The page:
Can you hear me now? (Is my phone listening to me?)

Unless you’ve been living under a rock without a smartphone – yes, we can hear you. (Is your phone listening to you?)

All of us, all of you.

Us…. being “the advertisers”

You know that detailed conversation you had with your friend over brunch? Sharing summer plans, upcoming vacations, and what’s not to miss in the Nordstrom Anniversary sale? You get home, hop on the couch and pull up IG and *poof* within a few scrolls you get an ad for a local travel spot, flight deals or that pair of must-have fall boots?

We feel you. Yesterday in the office – we’re sitting and chatting about MBA programs and the same thing happened. By the time I got home, Robin was getting served ads for something she had never googled, searched or sought out information for.

The interwebs are ablaze with people googling “is my phone listening to me?”

It’s no secret this is happening. Articles detailing this experience abound… just a couple to mention;

As we explained about pixels in our previous post – your user behavior and browsing history are pretty much the backbone of programmatic advertising. The difference with your phone (or any smart audio-enabled device for that matter) is a trigger. Sam Nichols in his Vice piece detail this well;

“For your smartphone to actually pay attention and record you, there needs to be a trigger, like Hey Siri or Okay Google for example . Without these triggers, there’s no recording, with just some general metrics being sent to your service provider. This might not seem a cause for an alarm, but when it comes to apps like Facebook, no one knows what the triggers are. In fact, there could be thousands.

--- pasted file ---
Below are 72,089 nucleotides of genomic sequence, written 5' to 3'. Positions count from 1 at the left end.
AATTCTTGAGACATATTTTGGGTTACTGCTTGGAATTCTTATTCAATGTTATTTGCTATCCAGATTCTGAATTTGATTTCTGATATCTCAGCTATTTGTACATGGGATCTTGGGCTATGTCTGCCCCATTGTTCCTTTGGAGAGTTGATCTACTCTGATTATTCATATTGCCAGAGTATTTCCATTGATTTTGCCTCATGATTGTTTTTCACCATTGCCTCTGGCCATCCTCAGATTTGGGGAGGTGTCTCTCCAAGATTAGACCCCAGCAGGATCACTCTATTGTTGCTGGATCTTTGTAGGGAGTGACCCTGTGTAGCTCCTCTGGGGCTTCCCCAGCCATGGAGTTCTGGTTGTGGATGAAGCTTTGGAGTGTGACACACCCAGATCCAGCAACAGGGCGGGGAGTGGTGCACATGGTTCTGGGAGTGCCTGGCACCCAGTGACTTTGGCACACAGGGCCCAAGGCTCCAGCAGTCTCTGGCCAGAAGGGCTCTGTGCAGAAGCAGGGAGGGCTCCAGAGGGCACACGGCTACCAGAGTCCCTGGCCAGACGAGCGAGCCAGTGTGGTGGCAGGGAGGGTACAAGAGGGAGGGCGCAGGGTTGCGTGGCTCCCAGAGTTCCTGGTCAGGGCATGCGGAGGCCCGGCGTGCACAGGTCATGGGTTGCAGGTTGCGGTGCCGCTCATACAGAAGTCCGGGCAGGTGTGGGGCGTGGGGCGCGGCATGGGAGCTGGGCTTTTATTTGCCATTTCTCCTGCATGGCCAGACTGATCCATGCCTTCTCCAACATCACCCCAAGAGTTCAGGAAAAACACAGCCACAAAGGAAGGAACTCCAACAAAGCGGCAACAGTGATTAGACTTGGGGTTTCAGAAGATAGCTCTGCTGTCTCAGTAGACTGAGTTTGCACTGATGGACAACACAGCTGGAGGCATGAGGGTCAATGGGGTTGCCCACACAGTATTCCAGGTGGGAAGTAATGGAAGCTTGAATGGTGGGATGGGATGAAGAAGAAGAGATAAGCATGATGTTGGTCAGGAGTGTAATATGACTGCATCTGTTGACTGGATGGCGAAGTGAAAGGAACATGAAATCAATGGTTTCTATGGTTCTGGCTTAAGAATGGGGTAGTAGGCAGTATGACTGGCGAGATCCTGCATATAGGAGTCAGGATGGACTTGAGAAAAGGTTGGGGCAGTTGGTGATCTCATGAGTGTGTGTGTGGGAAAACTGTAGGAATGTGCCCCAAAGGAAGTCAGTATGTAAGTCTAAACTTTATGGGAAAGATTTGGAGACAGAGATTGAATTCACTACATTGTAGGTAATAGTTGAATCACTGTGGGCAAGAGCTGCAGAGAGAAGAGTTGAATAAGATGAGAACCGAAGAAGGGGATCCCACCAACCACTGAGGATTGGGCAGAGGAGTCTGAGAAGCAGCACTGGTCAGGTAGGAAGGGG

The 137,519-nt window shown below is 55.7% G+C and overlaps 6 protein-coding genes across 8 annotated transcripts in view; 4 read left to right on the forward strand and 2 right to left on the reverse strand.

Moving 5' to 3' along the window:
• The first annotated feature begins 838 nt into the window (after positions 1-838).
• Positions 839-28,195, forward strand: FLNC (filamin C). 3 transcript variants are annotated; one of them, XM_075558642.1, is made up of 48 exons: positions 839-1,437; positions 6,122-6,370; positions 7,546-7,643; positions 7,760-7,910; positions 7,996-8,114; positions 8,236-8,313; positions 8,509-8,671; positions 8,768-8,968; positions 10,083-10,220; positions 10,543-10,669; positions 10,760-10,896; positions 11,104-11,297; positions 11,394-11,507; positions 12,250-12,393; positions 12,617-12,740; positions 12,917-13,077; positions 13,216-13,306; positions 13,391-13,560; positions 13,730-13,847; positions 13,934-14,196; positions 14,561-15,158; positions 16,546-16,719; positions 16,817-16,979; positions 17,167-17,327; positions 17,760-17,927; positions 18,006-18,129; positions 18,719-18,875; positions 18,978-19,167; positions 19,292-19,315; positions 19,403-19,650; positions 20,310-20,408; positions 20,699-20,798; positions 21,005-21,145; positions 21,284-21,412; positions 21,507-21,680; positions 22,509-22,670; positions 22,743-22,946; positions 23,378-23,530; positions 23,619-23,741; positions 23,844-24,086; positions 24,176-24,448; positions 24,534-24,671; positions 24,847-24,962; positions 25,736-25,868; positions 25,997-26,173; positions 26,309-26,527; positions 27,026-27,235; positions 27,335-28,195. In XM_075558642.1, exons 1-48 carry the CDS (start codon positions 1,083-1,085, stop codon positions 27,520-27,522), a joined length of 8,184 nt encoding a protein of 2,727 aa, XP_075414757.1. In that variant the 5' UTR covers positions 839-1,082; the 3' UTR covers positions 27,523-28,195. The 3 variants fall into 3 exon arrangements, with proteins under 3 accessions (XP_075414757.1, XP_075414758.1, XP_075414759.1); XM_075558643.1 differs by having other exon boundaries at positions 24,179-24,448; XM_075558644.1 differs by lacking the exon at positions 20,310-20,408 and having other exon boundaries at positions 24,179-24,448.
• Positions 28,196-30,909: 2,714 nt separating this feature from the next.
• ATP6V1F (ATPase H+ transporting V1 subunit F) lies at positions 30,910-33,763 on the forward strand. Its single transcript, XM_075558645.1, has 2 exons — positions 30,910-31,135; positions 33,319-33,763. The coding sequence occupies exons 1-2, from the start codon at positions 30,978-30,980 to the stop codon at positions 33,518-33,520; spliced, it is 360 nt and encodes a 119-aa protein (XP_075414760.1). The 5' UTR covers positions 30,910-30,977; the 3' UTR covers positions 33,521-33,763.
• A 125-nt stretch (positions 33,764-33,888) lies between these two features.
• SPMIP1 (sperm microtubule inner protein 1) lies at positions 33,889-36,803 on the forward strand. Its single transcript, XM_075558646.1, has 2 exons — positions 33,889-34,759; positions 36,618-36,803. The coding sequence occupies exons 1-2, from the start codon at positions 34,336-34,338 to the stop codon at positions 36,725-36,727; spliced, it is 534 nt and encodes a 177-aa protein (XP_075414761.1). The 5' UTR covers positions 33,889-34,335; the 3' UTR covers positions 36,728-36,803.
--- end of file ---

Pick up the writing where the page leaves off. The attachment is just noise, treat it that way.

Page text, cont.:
So while we are in the ‘biz’ we think it is just as important to pull back the curtain and be transparent where all that detailed data comes goes. Too often we know we have no choice but to ‘opt in’ when we use apps/games…and let’s get real – the fine print is fine print. It’s all legalese and tiny to read. (Not to mention I just want to download my app and start using it… right?)”

What happens after my mic sends those audio files?

As creepy as it sounds, (no pun intended) your audio files are used pretty much in the same way as programmatic ads. Just as there are DSP’s that use your data to serve you ads – there are providers that utilize these audio files to serve you ads, often in real time. For those in the advertising industry, audio capabilities in your phone are translating to TV ads and measurement,. Take one provider, Alphonso for example; Alphonso enables original equipment manufacturers, mobile application developers and (OTT) over-the-top content publishers to capture TV audience data.

Ashish Chordia, Founder and CEO of Alphonso shares their ACR (Automated Content Recognition) is what sets them apart. Per their homepage video intro:

“Embedded in all kinds of mobile apps people use in their living room – social media apps, gaming apps, news apps, a variety of them. When the TV is on these apps detect noise within the TV, the the ambient sound and just within a millisecond a digital fingerprint is created…”

They then use this data to create a one to one marketing experience. TV to smartphone ads, etc. Just as placing pixels for programmatic advertising – Alphonso’s code is in these apps also run to enable this process to be what it is today. In case you missed it – this Wall Street Journal piece highlighted some of these, certainly something Thrive will be focusing on in 2018.

The ability to ‘read’ ambient noise to know what viewers are watching is what will “take  TV ad measurement and placement to the next level.”

We are all keenly aware how smart devices are weaving seamlessly in our homes, from fridges to home security systems (beyond our AI friends Google, Siri and Alexa). With the interconnected-ness of this all, we know some days we want our flip phones back… but in the meantime, you can always deny microphone access to any apps you do/don’t use.

  • On Android: go to Settings >>> Apps & Notifications >>> App Permissions & Microphone.
  • On iPhone, go to Settings & Privacy.